All of our hikes will be moderate (for someone who exercises regularly). All will be on trail, over distances of less than 10 miles. However, there are lots of ups and downs, and elevations range from 8,000 to 10,500 feet. You must be in excellent physical condition (especially aerobic), and are encouraged to arrive at least one day early or to have recent high altitude experience.
Equipment and Clothing
A detailed equipment list will be sent to all registered participants. You will need to furnish your own sleeping bag, tent, and personal gear, and a day pack with room for lunch, water and rain gear. Your sleeping bag should be rated to 30 degrees. High Sierra weather is usually sunny with occasional afternoon thundershowers, but be prepared for anything! Good rain gear is essential, just in case. You’ll need good hiking boots with lug soles that are well broken in to negotiate rocky trails.
- Swedo, Suzanne, Hiking Yosemite National Park.
- Storer, Tracy and usinger, Robert, Sierra Nevada Natural History.
- Laws, John Muir, Laws Field Guide to the Sierra Nevada.
- The National Geographic/Trails Illustrated Map “Yosemite National Park.”
The Sierra Club is an environmentally focused entity. We are concerned about conservation and sustainability of resources, both locally and globally. Our work is accomplished by volunteers and aided by a salaried staff, encouraging grassroots involvement. Our outings seek to empower participants toward greater understanding, advocacy, and participation in the goals of the Club. Sierra Club National Outings is an equal-opportunity provider and will operate under a permit from Yosemite National Park and Humboldt-Toiyabe National Forest.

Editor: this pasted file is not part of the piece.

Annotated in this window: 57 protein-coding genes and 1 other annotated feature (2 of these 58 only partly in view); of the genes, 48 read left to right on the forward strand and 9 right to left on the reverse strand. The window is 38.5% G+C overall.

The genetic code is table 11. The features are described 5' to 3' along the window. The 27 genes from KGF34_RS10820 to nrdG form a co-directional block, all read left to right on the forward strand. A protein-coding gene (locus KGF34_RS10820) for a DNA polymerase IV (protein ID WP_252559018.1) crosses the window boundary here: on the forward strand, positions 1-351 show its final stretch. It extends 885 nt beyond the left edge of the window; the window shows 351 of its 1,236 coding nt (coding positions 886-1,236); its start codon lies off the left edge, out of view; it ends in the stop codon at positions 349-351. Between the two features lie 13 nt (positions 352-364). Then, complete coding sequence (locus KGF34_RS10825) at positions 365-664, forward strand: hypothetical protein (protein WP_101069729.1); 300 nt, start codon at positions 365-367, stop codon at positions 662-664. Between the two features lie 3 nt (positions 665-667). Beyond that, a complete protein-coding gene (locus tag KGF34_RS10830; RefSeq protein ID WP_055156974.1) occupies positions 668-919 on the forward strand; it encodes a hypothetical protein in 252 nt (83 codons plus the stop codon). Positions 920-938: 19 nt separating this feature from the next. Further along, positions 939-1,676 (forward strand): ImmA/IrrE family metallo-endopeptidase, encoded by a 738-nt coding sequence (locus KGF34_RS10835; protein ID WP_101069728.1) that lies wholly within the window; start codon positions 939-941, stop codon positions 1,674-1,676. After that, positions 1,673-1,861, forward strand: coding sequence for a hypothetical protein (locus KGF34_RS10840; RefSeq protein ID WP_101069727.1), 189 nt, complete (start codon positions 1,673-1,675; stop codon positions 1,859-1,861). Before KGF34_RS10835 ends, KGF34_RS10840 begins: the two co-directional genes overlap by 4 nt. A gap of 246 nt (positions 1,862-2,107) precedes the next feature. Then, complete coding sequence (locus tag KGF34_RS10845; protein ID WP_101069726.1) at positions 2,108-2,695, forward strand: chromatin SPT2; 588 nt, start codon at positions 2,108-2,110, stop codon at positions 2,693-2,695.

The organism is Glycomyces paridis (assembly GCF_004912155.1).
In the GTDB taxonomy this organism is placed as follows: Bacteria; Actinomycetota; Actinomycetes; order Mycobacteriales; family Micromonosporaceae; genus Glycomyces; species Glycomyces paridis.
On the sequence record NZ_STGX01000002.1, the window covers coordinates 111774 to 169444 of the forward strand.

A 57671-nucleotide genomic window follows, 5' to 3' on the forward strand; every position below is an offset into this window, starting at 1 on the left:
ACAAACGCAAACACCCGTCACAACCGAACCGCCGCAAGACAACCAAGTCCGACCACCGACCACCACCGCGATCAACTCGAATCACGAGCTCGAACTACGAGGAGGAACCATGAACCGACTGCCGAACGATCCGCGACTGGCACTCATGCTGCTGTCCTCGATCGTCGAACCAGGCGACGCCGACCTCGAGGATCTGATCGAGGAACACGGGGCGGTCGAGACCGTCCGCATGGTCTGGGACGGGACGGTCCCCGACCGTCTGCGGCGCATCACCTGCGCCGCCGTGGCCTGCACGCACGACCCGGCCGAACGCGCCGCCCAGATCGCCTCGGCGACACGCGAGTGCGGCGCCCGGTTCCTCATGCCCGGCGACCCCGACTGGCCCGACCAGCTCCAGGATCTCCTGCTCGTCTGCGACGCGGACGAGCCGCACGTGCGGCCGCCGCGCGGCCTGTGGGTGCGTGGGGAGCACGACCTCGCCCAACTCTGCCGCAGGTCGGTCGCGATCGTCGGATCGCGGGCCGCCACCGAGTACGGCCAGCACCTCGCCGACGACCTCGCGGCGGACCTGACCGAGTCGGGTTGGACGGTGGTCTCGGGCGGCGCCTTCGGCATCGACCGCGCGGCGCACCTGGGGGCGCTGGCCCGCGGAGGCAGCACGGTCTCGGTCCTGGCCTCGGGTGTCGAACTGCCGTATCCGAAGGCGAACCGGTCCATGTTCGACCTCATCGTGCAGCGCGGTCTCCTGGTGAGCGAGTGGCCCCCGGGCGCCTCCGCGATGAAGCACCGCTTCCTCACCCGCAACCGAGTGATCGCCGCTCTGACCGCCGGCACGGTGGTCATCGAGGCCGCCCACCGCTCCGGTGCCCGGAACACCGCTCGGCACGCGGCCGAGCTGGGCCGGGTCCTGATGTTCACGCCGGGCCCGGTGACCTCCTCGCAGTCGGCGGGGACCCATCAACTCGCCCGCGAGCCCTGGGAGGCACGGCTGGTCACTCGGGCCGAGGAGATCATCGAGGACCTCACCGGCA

When we explore wilderness in a place like Yosemite where nature is permitted to go about its business as free from human influence as is possible nowadays, we can observe, as John Muir did, how ”everything is hitched to everything else.” Understanding and appreciating biodiversity is our goal; observing the interrelationships of its plants and animals, water, weather and soil that make human existence possible. A visit to Mono Lake, site of so much controversy, past and present, will bring to light how critical the diversity of the life of all the organisms and processes of the wilderness is to our future.
Sierra Club National Outings is an equal-opportunity provider and will operate under permits from Yosemite National Park and Humboldt-Toiyabe National Forest.